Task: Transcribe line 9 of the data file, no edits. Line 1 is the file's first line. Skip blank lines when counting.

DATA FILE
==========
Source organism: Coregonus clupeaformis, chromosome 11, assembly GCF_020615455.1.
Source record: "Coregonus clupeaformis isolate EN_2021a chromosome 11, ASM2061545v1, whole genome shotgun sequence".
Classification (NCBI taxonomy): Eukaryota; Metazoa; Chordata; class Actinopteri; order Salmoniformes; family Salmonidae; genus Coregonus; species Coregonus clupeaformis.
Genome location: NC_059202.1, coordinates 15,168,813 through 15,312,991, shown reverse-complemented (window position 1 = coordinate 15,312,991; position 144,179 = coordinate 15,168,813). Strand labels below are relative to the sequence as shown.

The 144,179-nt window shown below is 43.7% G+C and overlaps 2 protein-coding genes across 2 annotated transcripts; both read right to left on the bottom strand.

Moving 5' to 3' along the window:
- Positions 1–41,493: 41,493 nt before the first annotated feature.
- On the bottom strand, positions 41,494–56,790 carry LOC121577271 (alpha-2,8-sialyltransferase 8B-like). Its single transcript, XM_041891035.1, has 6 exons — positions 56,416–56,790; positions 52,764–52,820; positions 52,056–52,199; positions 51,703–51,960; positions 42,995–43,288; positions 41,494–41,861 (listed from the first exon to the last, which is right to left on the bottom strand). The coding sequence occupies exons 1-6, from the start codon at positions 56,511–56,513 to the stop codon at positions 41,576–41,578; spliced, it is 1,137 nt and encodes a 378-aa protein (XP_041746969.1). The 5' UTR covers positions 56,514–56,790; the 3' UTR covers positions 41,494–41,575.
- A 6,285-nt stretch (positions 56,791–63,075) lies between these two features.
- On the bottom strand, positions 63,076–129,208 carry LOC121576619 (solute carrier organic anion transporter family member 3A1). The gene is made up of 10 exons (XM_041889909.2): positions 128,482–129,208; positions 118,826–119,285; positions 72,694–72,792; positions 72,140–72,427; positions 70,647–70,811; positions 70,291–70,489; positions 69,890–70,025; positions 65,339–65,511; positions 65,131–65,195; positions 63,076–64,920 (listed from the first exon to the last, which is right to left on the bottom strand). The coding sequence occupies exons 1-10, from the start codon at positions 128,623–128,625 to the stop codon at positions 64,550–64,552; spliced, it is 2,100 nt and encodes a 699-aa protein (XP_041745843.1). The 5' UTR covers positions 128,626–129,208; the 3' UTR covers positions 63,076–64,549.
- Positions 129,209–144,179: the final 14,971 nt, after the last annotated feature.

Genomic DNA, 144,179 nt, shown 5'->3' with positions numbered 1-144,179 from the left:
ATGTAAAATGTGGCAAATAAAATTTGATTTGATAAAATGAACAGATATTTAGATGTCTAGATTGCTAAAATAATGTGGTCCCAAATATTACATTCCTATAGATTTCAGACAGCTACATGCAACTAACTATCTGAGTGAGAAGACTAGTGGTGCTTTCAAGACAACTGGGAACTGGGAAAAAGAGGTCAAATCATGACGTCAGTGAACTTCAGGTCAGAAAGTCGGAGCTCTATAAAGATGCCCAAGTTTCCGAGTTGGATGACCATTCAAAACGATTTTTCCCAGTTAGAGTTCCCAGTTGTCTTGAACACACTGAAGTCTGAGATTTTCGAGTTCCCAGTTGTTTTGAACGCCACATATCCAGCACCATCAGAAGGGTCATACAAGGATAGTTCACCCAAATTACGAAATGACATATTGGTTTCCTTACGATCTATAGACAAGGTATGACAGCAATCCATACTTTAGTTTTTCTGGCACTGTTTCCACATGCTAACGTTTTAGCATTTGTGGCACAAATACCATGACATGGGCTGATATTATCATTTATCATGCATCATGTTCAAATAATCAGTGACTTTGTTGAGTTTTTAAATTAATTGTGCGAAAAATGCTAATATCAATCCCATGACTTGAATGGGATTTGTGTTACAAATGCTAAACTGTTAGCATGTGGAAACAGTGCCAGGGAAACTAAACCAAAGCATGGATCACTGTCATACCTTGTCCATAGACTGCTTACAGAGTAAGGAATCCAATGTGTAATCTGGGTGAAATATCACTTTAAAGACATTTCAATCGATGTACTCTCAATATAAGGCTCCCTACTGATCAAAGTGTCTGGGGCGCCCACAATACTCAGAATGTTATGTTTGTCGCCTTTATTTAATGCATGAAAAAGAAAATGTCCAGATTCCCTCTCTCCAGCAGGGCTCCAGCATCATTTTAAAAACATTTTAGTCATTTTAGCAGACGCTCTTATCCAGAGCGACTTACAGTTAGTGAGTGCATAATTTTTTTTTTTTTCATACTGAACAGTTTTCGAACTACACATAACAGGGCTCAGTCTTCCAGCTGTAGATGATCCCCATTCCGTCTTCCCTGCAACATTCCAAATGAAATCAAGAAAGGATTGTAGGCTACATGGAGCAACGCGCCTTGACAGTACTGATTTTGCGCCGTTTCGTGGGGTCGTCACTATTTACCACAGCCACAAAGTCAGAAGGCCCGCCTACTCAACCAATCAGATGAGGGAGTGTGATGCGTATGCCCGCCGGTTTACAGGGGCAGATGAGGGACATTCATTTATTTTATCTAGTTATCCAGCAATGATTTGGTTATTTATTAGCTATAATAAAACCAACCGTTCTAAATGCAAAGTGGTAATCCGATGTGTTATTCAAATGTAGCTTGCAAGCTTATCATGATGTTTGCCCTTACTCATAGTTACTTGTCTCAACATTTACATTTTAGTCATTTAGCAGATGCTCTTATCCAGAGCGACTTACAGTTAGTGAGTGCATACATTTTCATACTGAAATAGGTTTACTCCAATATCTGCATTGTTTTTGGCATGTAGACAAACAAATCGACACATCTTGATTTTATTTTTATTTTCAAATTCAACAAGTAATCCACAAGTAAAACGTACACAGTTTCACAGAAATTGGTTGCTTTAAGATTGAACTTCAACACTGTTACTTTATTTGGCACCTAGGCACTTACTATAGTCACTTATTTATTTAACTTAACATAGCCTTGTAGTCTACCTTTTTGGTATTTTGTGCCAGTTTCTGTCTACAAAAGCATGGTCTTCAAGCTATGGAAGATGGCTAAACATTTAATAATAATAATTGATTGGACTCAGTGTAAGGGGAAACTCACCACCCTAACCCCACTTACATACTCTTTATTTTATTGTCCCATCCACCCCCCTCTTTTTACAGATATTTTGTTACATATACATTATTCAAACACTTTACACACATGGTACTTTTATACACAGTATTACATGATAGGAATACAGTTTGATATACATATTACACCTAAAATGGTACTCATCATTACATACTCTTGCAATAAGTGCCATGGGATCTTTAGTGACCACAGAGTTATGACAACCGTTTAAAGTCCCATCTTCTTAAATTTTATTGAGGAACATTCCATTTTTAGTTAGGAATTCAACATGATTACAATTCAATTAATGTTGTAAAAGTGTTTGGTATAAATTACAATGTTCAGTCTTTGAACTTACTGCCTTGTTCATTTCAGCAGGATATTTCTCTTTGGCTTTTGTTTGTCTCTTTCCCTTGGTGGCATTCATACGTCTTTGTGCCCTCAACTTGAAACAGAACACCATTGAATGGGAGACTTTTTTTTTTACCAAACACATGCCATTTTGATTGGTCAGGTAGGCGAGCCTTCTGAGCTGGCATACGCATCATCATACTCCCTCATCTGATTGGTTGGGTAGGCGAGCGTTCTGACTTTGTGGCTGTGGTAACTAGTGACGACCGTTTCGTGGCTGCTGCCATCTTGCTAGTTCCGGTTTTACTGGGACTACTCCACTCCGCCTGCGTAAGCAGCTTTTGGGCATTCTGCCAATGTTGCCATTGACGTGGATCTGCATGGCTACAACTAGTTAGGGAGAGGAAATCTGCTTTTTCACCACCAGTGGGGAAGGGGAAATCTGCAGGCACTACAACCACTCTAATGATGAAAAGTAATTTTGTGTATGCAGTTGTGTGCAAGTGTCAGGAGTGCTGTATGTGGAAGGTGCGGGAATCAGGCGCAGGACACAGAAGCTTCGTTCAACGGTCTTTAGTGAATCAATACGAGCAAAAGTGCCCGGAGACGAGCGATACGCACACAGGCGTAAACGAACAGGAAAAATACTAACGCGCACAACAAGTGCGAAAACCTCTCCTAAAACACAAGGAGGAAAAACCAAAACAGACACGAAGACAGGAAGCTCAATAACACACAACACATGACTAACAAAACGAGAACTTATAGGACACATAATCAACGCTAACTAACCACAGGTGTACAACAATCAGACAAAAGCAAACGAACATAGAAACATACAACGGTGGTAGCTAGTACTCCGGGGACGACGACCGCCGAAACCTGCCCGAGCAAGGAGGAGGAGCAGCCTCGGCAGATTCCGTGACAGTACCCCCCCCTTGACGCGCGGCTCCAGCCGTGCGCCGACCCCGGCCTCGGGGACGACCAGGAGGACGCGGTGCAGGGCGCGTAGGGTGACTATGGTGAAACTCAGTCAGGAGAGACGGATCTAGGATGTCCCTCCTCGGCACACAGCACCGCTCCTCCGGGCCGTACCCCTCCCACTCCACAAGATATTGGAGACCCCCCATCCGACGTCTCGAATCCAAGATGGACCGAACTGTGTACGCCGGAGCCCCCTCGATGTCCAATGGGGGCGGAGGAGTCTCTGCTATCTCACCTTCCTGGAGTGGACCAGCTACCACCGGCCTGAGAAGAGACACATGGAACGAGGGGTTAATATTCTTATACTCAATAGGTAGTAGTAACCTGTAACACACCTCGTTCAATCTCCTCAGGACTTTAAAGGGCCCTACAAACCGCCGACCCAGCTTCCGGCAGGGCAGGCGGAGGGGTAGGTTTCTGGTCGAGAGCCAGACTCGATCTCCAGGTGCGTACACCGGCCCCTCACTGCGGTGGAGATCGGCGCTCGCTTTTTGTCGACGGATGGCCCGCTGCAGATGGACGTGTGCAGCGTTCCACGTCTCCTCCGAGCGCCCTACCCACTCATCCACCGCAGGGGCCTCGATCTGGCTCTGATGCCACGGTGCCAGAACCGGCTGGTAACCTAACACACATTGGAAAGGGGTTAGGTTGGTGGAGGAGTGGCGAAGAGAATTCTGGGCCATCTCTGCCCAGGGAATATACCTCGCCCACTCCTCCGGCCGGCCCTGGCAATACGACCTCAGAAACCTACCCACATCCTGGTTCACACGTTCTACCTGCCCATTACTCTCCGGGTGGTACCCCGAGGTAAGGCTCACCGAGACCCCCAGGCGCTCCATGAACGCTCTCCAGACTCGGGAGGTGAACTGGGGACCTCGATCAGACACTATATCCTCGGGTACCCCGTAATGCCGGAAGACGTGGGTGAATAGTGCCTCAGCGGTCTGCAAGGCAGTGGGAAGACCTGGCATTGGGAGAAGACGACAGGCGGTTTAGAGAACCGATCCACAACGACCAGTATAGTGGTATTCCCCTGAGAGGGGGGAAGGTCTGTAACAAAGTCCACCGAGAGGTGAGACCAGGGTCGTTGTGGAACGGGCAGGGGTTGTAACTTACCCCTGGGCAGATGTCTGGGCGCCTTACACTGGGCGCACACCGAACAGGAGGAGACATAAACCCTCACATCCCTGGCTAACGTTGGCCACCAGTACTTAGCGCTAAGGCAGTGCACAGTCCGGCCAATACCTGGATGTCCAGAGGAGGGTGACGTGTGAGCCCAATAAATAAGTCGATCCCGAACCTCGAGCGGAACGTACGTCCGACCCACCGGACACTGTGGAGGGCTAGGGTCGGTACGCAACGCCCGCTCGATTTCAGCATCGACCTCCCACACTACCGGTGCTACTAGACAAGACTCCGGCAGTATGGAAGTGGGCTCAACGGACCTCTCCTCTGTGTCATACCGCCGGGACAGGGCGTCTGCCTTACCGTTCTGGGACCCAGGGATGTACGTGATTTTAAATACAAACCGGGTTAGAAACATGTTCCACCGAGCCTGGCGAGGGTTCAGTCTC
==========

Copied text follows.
- A 6,285-nt stretch (positions 56,791–63,075) lies between these two features.